County Approves New Contract to Purchase More S.P. Water
In a speedy vote Monday night, the Moore County Board of Commissioners agreed to add a half-million gallons to the county’s daily water capacity.
The board voted unanimously to approve a new water purchase contract with Southern Pines. The rate remains $2.10 per 1,000 gallons.
“This is by far the best water purchase contract we have,” said Public Works Director Dennis Brobst in bringing his recommendations to the commissioners.
Brobst said he based his comment on water purchase contracts with Harnett and Chatham counties and the town of Aberdeen.
Under the present contract, the county may buy up to a maximum of 250,000 gallons per day. The new contract provides for a minimum purchase of 300,000 gallons a day up to a maximum of 750,000 gallons. Brobst recommended that the county change the maximum to 1 million gallons.
At the $2.10 rate, a minimum of 300,000 gallons a day would cost a minimum of $224,280 a year, he said. If the county exceeds the maximum usage, the rate per 1,000 gallons doubles under the present contract.
“That’s at least half a million gallons more capacity than we had yesterday,” Commissioner Nick Picerno said.
Commissioner Jimmy Melton made the motion to approve the contract, with Picerno offering the second. The contract is subject to approval by the Southern Pines Town Council.
In other business related to public utilities, the commissioners approved a $1,127,000 contract with Hobbs, Upchurch & Associates for the design, permitting and geotechnical portions of the wastewater treatment plant expansion project. The board also adopted a resolution exempting the contract from the qualifications-based selection process in approving professional engineering contracts.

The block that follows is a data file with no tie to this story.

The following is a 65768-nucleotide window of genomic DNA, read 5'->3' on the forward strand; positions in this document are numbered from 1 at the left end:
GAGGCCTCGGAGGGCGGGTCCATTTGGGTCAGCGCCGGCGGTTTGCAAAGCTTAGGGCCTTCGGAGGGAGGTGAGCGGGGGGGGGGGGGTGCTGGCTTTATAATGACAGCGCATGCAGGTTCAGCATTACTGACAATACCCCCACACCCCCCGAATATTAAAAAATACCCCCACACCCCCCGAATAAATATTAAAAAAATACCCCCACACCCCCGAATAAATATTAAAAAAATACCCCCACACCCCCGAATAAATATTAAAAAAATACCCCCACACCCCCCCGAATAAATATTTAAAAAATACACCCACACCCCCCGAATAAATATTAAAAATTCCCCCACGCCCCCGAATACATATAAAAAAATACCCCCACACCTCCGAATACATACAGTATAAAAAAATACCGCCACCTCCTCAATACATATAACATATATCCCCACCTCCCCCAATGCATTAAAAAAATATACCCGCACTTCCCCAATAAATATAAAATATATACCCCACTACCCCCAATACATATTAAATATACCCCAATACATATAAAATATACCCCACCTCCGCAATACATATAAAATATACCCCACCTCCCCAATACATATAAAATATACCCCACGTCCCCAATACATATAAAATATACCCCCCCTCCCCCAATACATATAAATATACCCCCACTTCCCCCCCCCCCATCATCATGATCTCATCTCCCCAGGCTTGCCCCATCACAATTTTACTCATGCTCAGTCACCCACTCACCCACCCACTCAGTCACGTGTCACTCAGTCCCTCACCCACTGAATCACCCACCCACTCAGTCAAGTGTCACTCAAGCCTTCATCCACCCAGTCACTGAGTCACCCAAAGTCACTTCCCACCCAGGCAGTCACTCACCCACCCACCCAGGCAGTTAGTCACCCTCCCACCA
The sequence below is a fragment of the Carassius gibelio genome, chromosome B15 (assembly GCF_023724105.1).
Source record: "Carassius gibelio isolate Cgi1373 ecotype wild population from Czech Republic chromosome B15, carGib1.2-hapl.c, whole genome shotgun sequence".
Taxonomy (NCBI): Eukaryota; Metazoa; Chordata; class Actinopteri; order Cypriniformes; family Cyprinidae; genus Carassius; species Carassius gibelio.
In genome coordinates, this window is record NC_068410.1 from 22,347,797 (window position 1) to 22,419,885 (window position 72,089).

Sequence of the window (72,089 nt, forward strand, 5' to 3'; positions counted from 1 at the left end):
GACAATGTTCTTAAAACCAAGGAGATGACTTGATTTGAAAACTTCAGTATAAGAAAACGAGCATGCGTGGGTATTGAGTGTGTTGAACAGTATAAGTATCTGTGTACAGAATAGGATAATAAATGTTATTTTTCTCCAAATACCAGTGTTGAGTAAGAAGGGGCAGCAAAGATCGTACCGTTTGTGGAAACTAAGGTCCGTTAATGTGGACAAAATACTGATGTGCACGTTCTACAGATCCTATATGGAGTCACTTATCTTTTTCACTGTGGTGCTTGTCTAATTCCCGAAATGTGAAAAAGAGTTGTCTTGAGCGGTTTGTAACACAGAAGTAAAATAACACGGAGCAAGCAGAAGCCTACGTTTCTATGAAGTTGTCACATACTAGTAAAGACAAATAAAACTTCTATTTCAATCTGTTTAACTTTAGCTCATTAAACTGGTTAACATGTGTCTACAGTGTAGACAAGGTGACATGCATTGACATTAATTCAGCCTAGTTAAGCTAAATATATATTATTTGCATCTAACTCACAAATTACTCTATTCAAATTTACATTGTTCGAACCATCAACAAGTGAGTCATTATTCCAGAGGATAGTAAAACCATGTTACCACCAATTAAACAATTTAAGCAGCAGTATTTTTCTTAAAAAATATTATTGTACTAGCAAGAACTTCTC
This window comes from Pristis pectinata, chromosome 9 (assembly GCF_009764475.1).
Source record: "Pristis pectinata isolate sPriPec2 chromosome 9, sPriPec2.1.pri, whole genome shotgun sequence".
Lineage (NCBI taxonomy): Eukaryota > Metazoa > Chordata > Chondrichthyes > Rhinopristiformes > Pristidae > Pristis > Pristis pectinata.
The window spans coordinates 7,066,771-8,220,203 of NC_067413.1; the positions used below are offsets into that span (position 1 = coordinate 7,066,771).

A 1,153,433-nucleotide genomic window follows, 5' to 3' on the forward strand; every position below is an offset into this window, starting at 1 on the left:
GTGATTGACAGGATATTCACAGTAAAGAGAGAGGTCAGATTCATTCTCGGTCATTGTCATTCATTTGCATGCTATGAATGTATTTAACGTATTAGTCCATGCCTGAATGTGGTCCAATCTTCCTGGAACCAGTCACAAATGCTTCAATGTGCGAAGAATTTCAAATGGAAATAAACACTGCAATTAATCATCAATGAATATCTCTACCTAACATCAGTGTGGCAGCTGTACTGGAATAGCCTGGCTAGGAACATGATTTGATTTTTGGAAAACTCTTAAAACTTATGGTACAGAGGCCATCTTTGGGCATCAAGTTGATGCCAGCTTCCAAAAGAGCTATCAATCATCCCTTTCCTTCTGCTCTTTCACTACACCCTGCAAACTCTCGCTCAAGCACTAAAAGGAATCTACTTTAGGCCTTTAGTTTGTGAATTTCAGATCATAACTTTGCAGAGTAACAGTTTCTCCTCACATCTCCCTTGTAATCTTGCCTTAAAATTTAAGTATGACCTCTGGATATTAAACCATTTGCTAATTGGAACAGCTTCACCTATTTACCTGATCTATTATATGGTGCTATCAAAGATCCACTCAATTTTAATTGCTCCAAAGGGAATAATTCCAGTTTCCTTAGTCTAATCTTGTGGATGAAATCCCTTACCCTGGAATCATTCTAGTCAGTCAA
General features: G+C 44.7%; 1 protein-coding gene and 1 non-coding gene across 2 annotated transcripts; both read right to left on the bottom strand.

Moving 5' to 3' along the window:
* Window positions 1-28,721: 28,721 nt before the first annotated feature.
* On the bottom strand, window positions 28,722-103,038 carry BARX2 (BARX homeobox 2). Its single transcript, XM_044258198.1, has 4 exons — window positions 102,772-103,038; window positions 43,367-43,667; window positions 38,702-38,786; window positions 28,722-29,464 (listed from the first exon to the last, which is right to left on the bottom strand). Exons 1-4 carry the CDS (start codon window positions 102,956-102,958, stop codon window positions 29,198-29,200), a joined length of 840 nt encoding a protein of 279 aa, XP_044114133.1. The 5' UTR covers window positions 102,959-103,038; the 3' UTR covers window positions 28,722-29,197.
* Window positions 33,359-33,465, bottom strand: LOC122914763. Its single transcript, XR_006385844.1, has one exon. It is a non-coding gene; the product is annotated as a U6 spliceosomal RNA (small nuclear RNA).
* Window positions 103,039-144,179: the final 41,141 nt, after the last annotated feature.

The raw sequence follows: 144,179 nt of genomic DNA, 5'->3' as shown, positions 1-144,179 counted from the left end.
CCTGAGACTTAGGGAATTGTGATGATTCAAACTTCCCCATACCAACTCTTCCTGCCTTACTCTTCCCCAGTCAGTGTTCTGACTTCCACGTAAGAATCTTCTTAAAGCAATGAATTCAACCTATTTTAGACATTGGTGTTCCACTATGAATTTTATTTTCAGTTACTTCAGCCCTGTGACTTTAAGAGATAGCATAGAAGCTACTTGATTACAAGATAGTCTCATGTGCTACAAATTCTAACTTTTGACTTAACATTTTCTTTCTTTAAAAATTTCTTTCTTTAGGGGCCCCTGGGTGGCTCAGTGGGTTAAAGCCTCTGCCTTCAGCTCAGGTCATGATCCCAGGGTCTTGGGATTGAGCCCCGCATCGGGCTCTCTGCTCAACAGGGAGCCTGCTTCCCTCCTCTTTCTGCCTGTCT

The contract will move the county ahead on a planned expansion and upgrade of the wastewater treatment plant at Addor, owned and operated by the county to serve Southern Pines, Pinehurst, Aberdeen and other communities.
Initially estimated to cost $40 million, the price tag of the plant expansion and upgrade has dropped in recent weeks to $32 million, and the county has the prospect of securing grants and low-interest loans to move ahead. Under state law, the owner and operator of sewer treatment plants is required to begin planning for enlargement when capacity reaches 80 percent and to begin work on the upgrade when it reaches 90 percent.
The next phases of the upgrade project will be the awarding of contracts for engineering services for actual construction and related services. That contract was not included in the board’s action Monday night.
The commissioners also authorized the Public Works Department to send each municipal customer a contract for treatment and disposal of water through the plant. This is separate from the upgrade engineering contract.
Contact Florence Gilkeson at (910) 693-2479 or by e-mail at firstname.lastname@example.org.
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